This is part two in a three post series covering the transformation of bi-folds into barn doors. You can read the first post here.
When I was hunting down inspiration for the transformation of Charlotte’s bi-fold doors, I came across an old photo on a woodworking forum of some interior doors with decorative head trim. I know ornamental architraves aren’t exactly a new concept, though for whatever reason this particular picture really caught my eye and made me wonder about the possibility of incorporating something similar (sorry I can’t share the photo – I never bookmarked the site and can’t find it again!).
So I took some measurements and rendered up a rough preliminary concept…
…then headed into Masters to see what I could find for my project.
Despite feeling that at any moment I am going to be mistaken for lost, intercepted by some well-meaning store assistant and promptly escorted to the nearest ‘decorator’ item, I always peruse the timber department when I’m at the hardware store. Being a budget-concious, cosmetic-focused home improver, many of my DIY projects rely on timber trims, panels and mouldings. Much of the time I struggle to find just what I’m after, especially when it comes to mouldings, though fortunately it didn’t take me long to track down exactly what I needed at Masters.
1 Timber plank (to give height to the existing frame and act as a base for the moulding). I used a piece of Poplar DAR which was 12mm deep (the same depth as my existing frame) x 140mm high. This piece will abut the top of the existing door frame to give a seamless illusion of more height so obviously it needs to have the same depth as the existing door frame.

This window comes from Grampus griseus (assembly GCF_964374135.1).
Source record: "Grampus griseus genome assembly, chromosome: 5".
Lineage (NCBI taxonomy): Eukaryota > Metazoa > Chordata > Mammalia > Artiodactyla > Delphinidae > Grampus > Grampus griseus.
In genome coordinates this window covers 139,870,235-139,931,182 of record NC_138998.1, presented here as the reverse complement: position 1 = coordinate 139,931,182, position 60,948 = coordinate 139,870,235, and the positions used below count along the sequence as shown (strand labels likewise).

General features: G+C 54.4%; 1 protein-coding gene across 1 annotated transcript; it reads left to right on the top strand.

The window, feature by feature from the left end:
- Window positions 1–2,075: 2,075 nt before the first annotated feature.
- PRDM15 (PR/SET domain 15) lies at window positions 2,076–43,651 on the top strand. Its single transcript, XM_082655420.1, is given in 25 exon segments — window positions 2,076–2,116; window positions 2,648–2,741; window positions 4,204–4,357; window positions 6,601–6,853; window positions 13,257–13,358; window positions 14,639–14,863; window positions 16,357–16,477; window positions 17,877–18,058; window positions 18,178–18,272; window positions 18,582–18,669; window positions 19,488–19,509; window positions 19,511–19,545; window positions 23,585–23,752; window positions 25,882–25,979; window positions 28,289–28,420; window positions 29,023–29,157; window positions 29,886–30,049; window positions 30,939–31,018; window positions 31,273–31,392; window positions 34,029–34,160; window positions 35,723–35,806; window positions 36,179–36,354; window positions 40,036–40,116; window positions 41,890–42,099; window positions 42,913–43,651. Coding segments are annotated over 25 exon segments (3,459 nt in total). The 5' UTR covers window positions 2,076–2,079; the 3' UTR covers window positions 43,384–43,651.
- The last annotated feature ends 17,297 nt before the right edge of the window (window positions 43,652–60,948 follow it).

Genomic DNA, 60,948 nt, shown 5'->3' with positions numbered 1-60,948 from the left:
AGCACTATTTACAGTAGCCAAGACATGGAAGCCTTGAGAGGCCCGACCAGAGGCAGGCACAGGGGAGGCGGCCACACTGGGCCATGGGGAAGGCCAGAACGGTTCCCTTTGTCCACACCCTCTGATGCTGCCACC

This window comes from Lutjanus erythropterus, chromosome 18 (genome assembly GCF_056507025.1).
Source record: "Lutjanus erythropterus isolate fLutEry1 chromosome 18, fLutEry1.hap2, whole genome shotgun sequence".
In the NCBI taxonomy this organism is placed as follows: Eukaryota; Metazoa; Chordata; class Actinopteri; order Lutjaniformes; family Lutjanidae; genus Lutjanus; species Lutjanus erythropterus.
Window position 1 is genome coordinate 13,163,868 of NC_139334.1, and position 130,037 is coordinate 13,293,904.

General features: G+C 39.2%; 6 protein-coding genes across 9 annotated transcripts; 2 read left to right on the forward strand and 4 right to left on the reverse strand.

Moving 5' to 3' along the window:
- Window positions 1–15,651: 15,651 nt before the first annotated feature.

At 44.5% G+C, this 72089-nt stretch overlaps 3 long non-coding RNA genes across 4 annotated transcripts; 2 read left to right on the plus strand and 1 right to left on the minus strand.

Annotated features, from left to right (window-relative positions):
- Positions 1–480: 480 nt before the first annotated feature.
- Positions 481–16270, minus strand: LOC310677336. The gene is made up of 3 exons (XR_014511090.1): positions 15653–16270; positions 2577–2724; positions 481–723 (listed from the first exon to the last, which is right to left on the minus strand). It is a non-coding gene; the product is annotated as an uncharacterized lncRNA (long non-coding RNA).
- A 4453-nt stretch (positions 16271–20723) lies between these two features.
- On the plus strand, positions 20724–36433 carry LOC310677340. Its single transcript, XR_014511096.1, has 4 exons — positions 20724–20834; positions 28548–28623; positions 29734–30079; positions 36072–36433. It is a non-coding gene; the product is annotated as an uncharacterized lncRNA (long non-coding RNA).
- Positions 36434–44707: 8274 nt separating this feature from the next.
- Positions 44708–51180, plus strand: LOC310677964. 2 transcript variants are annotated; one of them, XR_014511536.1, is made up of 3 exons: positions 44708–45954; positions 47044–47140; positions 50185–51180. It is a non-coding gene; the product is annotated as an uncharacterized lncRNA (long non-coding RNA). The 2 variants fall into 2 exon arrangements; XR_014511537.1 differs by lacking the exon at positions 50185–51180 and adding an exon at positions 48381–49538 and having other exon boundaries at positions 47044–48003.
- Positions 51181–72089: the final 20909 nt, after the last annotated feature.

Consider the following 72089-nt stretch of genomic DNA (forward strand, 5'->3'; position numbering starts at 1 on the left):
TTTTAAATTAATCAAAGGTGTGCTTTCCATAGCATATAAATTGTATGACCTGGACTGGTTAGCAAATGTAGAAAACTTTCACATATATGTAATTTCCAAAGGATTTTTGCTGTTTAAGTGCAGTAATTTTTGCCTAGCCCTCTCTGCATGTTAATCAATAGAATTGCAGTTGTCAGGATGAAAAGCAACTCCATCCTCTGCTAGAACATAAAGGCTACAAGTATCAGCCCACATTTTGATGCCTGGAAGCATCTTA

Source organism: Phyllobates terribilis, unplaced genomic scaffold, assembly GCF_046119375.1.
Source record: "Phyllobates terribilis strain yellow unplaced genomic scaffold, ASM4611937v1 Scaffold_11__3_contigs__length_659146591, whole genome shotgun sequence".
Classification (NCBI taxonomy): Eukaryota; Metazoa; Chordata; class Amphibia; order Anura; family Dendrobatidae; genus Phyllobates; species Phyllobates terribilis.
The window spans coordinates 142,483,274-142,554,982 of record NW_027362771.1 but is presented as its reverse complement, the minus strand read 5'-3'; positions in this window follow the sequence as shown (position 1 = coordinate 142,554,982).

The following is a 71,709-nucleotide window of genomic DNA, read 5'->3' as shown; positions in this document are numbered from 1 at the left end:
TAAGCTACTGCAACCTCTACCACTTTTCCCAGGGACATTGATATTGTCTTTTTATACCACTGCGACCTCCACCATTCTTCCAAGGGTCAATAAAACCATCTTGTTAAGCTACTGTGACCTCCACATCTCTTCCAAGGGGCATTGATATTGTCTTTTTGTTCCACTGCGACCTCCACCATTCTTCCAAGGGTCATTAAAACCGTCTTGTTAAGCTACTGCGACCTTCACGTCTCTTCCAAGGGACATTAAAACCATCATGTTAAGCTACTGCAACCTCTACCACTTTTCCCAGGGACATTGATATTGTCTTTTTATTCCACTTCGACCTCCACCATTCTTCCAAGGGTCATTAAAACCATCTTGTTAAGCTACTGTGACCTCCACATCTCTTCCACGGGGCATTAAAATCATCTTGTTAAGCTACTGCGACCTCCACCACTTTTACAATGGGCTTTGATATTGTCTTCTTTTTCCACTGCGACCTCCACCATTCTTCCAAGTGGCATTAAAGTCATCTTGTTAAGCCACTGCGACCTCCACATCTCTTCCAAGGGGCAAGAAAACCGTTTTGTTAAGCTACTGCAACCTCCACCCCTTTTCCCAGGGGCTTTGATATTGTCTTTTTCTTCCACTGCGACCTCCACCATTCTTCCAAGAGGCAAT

2 Timber moulding (to provide the decorative crown). I used a piece of primed MDF arch moulding.
3 Timber trim (to hide the join where the new plank and existing door frame meet). I used a simple piece of rectangular pine DAR (Dressed All Round).
7Paint. I used an all-in-one primer for the base coat and the left-over paint we had from originally painting our architrave for the top coat.
STEP 1 Cut your timber plank to the same width as your door frame.
Measure the width of your door frame then cut your timber plank to match (see inset pic). Remember, this piece of wood will be positioned directly above the door and the idea is for it to adjoin the existing frame seamlessly. Of course you can use any kind of saw though I was lucky to test out my new sliding mitre saw and it was AWESOME! Lightly sand the cut to smooth any roughness if needed.
STEP 2 Compound mitre your moulding with the blade tilted to 45 degrees.
This is kinda tricky to explain and much easier to understand when you’re actually doing it! You want to create two compound mitred corners, where the timber wraps seamlessly around the corner. To do this, you need to use a mitre saw with the blade tilted to 45 degrees (you can see in the above photograph how the blade is tilted – not straight as in Step 1). First, cut each end of your face moulding keeping in mind that the finished length of the inside edge (the short side) needs to match that of your plank (from Step 1), not the outside edge (the long side). Confused yet? Like I said, much easier to understand in practice! Next, still using the saw at 45 degrees, cut two return pieces which will form the ends. These return pieces will have one flat cut (where they abut the wall) and one mitred cut (where they join the face moulding – refer to the inset pic).